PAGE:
Car rental company Sixt will stop leasing Teslas. According to the German magazine to focus New Tesla vehicles will no longer be purchased, and the share of Tesla vehicles in the current fleet will also be phased out.
“Tesla vehicles currently in our fleet will be sold after their term expires,” a Sixt spokesperson said. “As a result, the number of Tesla vehicles will be gradually reduced.” According to a leading German news magazine to focus Tesla regrets Sixt’s decision. For many customers, renting a Tesla or Tesla car via subscription is a good introduction to electric mobility. Sixt currently offers the Model Y and Model 3 for rent.
Cost is one reason
However, this does not mean that Sixt is moving away from electric cars. On the contrary: By 2030, Sixt’s fleets should consist of 70 to 90 percent electric vehicles, according to a spokesperson. Sixt recently signed a contract to purchase more than 100,000 electric vehicles with Chinese auto giant BYD. Currently, 20 percent of Sixt’s fleet is electrified.
Sixt cites reasons for saying goodbye to Tesla such as high purchase prices or low residual values for vehicles at the end of their lives. This is partly due to the sharp decline in prices for new Tesla vehicles. according to to focus Most other manufacturers have agreements in place to buy back vehicles for a pre-agreed amount, so that the leasing company is not exposed to any residual value risk. No such agreement has been concluded with Tesla.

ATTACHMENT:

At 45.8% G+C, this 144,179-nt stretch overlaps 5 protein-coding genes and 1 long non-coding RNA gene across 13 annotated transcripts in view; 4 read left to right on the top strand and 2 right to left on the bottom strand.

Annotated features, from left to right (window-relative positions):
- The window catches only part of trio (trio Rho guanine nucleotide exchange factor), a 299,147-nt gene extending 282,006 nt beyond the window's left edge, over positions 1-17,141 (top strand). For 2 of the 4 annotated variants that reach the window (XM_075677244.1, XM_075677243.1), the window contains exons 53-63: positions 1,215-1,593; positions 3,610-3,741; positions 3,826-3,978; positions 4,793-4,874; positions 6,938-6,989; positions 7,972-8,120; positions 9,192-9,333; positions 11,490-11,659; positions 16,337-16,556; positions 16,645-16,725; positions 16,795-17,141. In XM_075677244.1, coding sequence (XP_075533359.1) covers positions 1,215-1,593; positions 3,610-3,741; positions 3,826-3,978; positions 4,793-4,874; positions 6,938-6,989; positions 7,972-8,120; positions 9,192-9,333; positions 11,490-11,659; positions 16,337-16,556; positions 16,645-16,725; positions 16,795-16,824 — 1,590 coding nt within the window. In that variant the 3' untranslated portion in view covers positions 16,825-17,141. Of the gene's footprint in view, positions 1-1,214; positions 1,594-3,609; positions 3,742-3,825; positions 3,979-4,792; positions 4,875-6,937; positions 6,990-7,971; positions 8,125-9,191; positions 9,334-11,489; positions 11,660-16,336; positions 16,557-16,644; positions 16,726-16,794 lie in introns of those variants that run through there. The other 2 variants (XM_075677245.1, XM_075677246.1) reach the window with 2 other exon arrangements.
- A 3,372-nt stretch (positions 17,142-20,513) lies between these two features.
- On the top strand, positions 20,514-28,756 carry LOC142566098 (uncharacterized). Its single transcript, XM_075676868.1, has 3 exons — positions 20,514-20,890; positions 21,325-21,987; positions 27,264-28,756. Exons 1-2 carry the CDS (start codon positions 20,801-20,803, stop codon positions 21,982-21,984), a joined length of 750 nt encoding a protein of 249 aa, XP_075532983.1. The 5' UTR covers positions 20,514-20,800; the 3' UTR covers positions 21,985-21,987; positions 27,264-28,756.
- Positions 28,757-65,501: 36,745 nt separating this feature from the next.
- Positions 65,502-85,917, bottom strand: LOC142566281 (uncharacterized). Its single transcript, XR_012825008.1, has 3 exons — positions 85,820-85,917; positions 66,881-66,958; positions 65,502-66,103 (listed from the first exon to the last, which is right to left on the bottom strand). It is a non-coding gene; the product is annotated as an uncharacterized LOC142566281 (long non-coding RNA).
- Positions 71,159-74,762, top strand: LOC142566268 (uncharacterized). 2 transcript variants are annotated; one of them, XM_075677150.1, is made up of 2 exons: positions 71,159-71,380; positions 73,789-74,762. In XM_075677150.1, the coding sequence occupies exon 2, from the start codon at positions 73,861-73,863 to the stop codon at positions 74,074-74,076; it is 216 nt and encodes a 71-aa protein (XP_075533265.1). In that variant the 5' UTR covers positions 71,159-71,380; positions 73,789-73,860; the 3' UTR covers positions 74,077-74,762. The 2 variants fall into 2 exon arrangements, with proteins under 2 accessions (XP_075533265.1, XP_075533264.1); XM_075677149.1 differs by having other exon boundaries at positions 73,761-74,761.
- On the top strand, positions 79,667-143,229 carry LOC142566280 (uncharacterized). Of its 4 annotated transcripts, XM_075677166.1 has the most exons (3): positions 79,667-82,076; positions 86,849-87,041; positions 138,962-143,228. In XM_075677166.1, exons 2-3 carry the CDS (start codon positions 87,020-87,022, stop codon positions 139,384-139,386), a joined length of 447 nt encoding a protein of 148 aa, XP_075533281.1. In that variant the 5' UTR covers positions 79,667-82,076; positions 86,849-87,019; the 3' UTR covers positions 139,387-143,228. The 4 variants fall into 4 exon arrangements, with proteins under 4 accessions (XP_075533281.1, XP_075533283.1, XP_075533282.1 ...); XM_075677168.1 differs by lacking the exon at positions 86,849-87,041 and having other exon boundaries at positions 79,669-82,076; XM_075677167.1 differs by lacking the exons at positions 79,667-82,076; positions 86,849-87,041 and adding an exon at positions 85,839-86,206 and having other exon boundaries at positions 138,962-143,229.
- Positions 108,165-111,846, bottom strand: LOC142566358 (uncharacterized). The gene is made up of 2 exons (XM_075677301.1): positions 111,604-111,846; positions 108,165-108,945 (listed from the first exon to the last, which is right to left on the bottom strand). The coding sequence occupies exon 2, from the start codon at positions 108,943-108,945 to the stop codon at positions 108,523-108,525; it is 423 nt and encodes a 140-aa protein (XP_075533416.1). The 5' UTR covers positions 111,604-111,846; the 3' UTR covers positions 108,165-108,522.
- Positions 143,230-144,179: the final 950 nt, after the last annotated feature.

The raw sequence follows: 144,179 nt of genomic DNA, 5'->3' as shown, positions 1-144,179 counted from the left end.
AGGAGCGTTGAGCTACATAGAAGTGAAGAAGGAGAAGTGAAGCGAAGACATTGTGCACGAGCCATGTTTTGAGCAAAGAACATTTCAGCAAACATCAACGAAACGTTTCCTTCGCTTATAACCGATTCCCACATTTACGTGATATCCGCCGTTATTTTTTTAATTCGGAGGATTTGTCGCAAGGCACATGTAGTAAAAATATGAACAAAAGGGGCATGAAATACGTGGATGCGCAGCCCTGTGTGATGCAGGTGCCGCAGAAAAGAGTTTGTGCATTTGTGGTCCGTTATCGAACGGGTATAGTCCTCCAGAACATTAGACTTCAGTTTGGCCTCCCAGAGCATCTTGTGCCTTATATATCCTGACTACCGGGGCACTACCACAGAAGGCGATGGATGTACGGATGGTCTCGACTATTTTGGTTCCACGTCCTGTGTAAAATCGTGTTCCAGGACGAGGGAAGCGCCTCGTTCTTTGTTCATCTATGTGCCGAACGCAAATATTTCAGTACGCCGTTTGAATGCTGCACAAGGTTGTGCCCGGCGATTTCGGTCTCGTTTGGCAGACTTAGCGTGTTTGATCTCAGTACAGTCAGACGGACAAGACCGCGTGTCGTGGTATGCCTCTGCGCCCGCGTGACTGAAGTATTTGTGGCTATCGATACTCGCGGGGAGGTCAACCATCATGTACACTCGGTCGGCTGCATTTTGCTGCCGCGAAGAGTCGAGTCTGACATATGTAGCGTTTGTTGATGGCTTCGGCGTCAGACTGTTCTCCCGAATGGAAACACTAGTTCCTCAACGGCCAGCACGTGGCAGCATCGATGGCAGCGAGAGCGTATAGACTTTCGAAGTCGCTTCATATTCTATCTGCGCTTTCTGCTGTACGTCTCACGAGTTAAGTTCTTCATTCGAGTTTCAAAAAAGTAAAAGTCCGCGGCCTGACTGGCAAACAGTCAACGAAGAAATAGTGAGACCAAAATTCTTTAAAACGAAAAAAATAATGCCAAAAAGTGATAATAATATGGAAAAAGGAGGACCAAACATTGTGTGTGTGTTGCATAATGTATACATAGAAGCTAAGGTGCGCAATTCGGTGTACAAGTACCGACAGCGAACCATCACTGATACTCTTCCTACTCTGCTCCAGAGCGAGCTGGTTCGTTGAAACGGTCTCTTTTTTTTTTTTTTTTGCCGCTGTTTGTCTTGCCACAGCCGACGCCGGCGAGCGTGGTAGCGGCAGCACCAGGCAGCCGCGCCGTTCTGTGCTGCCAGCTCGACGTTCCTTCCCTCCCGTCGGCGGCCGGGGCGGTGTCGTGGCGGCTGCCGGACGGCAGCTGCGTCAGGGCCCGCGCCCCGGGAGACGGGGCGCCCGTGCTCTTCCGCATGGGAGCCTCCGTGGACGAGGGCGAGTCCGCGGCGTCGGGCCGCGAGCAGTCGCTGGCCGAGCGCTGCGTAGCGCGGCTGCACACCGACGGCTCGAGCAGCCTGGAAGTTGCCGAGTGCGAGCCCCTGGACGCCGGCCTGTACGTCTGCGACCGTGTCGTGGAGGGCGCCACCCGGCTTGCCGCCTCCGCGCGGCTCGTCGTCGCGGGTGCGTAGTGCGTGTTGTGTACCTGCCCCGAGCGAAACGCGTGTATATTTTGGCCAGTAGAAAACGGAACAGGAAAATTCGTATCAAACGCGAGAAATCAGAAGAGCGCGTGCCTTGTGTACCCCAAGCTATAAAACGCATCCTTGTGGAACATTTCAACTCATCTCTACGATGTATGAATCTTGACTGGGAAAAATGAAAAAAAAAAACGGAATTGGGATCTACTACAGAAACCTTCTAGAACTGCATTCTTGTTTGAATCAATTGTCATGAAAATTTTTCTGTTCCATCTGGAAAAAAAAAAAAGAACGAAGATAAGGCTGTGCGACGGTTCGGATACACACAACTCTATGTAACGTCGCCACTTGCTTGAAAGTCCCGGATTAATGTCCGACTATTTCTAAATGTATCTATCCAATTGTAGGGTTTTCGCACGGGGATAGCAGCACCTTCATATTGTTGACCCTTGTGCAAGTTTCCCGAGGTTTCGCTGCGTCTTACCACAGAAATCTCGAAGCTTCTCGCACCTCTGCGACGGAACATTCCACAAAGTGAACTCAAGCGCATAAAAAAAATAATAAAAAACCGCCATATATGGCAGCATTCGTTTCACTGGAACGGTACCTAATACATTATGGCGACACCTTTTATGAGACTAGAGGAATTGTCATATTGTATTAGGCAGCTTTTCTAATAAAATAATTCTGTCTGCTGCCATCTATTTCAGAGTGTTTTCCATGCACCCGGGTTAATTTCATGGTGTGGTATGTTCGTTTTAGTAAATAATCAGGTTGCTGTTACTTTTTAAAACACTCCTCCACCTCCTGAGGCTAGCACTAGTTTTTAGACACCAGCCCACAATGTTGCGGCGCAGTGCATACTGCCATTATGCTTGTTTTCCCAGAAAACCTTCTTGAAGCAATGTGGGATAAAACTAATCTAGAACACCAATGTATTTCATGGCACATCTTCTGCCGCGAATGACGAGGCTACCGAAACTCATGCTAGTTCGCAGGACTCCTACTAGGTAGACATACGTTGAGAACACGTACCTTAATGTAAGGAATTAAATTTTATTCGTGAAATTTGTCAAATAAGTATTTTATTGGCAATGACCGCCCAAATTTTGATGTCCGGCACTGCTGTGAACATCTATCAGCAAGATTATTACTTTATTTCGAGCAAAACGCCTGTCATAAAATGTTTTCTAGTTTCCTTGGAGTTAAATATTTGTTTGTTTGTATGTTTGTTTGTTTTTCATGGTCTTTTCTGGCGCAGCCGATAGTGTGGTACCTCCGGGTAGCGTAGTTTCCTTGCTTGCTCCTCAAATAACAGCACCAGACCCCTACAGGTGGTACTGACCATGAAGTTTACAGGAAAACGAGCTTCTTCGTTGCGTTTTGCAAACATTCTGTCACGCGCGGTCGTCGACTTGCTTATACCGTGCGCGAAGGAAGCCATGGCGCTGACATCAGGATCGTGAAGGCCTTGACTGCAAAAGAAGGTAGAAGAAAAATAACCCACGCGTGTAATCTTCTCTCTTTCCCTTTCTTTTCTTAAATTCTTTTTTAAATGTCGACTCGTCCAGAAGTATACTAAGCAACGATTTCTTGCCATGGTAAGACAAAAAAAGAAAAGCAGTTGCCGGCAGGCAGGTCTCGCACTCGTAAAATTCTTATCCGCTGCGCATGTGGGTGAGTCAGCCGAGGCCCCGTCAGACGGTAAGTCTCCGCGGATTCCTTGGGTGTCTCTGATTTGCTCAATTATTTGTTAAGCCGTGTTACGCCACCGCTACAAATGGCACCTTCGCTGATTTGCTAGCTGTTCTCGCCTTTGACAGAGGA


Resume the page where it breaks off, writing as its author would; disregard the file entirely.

Repair costs are higher
Sixt also cites high repair costs as a reason. Because of fewer wear parts, electric cars are less likely to fail than combustion engines and are cheaper to maintain, but damage repair costs for electric cars are still about 30 to 35 percent higher than for comparable combustion engines. This is evidenced by a study conducted by the German Association of Insurance Companies GDV. The high costs are mainly due to expensive battery damage and some garage owners’ unfamiliarity with electric cars, which is associated with a longer downtime.
However, Sixt wants to continue offering electric cars from other brands, so there is a good chance that this will be due to Tesla cars themselves, the Swiss newspaper Blick concluded. Three years ago, Tesla introduced a Gigacasting production method for the Model 3 and Model Y. As a result, the back of the Model 3 now consists of two complex molds instead of about seventy separate parts. This not only saves time but also saves mold and tooling costs.
However, according to Blake, this production saving presents a problem for repairs after an accident. Instead of replacing individual damaged sheet metal parts, in the event of a rear-end collision in a Model Y, for example, almost the entire rear end would have to be replaced. In the event of damage due to an accident, this is of course many times more expensive than simply replacing individual parts.
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